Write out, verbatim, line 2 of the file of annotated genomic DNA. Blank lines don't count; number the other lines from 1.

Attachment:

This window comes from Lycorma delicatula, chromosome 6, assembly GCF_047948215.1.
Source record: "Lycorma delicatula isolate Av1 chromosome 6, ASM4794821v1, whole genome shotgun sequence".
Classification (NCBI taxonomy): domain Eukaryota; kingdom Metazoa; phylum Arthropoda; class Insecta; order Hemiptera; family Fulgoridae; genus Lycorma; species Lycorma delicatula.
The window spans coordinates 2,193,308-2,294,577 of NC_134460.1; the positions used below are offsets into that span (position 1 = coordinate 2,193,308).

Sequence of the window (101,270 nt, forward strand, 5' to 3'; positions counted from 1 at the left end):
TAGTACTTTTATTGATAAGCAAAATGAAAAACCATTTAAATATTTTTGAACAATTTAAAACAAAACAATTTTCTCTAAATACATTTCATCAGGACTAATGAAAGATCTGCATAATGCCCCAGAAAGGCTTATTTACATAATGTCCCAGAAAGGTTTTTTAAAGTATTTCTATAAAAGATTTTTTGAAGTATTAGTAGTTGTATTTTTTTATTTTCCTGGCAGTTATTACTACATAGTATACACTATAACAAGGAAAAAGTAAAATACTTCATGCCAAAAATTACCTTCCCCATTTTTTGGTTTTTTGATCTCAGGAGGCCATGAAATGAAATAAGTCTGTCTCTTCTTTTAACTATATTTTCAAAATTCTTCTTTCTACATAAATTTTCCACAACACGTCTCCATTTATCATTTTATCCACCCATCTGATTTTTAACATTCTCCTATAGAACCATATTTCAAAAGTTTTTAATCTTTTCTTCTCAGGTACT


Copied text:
Source record: "Lycorma delicatula isolate Av1 chromosome 6, ASM4794821v1, whole genome shotgun sequence".